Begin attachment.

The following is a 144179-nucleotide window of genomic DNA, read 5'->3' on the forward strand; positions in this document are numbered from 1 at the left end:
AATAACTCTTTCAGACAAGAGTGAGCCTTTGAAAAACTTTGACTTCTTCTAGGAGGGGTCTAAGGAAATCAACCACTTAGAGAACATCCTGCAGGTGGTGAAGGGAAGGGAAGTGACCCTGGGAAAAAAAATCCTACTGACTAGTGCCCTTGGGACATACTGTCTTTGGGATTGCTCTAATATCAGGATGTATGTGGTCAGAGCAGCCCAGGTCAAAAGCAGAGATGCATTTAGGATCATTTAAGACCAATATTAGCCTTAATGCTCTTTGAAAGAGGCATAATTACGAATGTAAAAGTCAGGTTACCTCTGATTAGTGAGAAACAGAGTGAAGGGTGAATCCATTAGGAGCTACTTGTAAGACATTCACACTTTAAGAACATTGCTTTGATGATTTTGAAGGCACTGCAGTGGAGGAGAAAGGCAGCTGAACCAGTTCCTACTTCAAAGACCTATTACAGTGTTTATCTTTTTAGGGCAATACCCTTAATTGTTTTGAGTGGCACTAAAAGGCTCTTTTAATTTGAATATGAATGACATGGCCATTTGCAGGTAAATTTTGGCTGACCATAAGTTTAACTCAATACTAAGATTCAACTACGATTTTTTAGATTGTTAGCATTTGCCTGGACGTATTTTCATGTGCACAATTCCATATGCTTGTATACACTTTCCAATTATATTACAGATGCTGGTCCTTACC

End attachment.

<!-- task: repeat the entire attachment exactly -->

The following is a 144179-nucleotide window of genomic DNA, read 5'->3' on the forward strand; positions in this document are numbered from 1 at the left end:
AATAACTCTTTCAGACAAGAGTGAGCCTTTGAAAAACTTTGACTTCTTCTAGGAGGGGTCTAAGGAAATCAACCACTTAGAGAACATCCTGCAGGTGGTGAAGGGAAGGGAAGTGACCCTGGGAAAAAAAATCCTACTGACTAGTGCCCTTGGGACATACTGTCTTTGGGATTGCTCTAATATCAGGATGTATGTGGTCAGAGCAGCCCAGGTCAAAAGCAGAGATGCATTTAGGATCATTTAAGACCAATATTAGCCTTAATGCTCTTTGAAAGAGGCATAATTACGAATGTAAAAGTCAGGTTACCTCTGATTAGTGAGAAACAGAGTGAAGGGTGAATCCATTAGGAGCTACTTGTAAGACATTCACACTTTAAGAACATTGCTTTGATGATTTTGAAGGCACTGCAGTGGAGGAGAAAGGCAGCTGAACCAGTTCCTACTTCAAAGACCTATTACAGTGTTTATCTTTTTAGGGCAATACCCTTAATTGTTTTGAGTGGCACTAAAAGGCTCTTTTAATTTGAATATGAATGACATGGCCATTTGCAGGTAAATTTTGGCTGACCATAAGTTTAACTCAATACTAAGATTCAACTACGATTTTTTAGATTGTTAGCATTTGCCTGGACGTATTTTCATGTGCACAATTCCATATGCTTGTATACACTTTCCAATTATATTACAGATGCTGGTCCTTACC